“Stewardship involves the appropriate oversight, planning, and management of the available resources to successfully achieve the entity’s strategic goals,” he wrote. “However, the more successfully the resources available are managed, the harder it is for advocates to demonstrate that more funding is required.”
Although Milburn doesn’t name party affiliations, anyone who follows the school board knows the sole Green Party trustee and Vision Vancouver trustees saw themselves as advocates for more education funding, while the Non-Partisan Association trustees saw themselves as stewards responsible for finding ways to operate under the strict budget set by the provincial government.
Former Vision Vancouver trustee Patti Bacchus, who served as board chair from 2008 until 2014 and remained on the board until she was fired last month, says good stewardship requires being an advocate.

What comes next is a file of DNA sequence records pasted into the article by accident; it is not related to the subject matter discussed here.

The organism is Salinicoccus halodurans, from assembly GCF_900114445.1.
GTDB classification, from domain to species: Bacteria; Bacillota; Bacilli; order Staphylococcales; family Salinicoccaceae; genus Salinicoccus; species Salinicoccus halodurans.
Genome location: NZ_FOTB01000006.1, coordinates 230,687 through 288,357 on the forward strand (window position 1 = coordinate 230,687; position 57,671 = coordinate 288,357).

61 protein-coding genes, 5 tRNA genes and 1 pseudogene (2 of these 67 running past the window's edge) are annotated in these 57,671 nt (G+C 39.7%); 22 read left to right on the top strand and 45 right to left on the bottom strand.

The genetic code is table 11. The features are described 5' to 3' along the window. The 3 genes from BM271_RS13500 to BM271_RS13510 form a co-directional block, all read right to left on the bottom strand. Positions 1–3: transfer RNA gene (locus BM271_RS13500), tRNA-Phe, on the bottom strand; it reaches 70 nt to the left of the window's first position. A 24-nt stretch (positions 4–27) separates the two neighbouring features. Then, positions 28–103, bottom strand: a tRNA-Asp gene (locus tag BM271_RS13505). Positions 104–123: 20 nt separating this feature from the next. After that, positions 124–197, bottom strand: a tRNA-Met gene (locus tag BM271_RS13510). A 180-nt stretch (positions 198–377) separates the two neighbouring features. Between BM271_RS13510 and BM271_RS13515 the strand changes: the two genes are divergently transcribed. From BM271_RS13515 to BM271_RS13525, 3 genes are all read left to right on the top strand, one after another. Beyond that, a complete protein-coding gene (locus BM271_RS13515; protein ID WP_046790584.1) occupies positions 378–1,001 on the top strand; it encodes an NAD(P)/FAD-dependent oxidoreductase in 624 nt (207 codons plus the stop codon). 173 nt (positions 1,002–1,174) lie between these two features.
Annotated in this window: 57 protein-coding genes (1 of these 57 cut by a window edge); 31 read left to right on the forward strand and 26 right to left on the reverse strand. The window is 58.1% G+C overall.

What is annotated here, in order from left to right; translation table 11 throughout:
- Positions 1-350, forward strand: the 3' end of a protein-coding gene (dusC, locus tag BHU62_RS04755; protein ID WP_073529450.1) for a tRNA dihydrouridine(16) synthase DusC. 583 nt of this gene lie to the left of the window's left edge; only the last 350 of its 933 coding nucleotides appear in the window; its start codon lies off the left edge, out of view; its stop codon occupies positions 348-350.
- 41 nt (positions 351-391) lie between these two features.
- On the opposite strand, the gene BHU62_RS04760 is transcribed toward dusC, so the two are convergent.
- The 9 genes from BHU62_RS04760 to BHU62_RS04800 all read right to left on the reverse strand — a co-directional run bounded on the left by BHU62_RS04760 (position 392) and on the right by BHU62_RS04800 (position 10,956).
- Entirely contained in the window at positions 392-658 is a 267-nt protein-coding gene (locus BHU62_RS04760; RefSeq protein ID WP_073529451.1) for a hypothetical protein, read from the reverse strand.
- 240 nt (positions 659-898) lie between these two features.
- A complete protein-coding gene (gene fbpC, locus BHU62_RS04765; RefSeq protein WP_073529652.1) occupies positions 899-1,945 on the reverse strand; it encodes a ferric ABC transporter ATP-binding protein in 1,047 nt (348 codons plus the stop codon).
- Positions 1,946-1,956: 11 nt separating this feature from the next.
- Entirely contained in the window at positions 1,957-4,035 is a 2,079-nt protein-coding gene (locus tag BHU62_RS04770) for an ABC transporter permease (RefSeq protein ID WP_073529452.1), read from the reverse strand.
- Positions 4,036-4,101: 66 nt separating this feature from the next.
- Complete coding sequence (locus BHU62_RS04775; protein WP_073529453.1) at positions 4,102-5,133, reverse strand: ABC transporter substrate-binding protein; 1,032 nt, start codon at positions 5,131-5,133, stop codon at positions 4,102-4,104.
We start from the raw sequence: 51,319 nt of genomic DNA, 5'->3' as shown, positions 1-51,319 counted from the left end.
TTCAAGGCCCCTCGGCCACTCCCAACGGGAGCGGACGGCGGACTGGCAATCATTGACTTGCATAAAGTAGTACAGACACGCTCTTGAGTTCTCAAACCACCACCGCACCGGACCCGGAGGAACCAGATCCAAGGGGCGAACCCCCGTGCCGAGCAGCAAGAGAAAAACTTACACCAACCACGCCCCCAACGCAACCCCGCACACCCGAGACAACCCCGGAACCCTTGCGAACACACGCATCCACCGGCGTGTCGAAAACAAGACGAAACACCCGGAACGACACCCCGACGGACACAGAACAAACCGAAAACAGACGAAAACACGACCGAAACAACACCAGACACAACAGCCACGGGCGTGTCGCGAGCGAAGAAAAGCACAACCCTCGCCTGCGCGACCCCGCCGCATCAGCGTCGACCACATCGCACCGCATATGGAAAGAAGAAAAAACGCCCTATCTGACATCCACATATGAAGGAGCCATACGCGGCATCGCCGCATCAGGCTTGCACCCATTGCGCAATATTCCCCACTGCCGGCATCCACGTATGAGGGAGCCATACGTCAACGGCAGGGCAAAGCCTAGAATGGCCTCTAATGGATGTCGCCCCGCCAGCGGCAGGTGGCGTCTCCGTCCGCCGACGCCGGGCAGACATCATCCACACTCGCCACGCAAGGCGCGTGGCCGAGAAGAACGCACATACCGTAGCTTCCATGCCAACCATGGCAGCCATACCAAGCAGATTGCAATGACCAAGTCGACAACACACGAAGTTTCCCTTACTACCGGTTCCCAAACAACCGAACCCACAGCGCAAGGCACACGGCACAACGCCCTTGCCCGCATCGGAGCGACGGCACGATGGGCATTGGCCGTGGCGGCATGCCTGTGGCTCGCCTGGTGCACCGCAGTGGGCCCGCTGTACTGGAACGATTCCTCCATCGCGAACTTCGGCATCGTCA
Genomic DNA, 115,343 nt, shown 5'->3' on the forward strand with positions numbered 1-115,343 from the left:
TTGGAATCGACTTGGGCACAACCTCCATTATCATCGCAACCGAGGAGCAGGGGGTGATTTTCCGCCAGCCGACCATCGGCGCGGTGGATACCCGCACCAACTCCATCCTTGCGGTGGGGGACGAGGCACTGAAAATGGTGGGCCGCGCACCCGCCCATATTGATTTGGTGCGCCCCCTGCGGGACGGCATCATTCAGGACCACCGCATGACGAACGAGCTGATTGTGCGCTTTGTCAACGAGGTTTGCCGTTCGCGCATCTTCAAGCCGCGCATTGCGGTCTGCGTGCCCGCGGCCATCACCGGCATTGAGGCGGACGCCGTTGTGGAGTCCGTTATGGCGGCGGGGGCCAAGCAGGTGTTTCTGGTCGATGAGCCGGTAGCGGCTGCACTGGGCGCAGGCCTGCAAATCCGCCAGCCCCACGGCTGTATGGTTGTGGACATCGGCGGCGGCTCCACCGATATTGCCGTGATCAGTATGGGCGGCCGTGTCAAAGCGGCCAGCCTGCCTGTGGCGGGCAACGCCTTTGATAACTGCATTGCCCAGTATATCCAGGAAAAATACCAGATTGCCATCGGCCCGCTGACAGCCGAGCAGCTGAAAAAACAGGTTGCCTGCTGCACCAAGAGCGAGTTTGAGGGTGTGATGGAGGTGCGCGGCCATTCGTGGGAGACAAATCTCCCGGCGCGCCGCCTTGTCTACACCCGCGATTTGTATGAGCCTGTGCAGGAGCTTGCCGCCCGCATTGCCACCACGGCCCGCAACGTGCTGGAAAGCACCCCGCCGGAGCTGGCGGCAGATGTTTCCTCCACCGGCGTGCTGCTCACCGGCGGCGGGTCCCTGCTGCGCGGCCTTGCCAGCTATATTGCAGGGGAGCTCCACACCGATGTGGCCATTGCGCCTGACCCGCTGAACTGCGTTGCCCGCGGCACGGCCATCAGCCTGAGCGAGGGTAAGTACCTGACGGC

“I see my job as a school trustee as ensuring that the schools and students have what they need to be successful, that it’s to support the people on the front lines teaching and supporting students,” she said. Trustees also need to take care of the district’s assets, like the land the Kingsgate Mall sits on, which earns the school board about $750,000 in rent each year.
Milburn and the B.C. government recommend the board sell the land to the province and use the proceeds to prevent $5.6 million in classroom-level cuts being implemented this year.
Former Non-Partisan Association trustee Christopher Richardson, board chair from December 2014 until June 2015, sees no problem with advocacy. But it has to happen in conjunction with stewardship and a better relationship with the education ministry, he said.
“I don’t think the School Act says you can’t be an advocate, but it suggests that you have to be a co-manager with the government,” he said.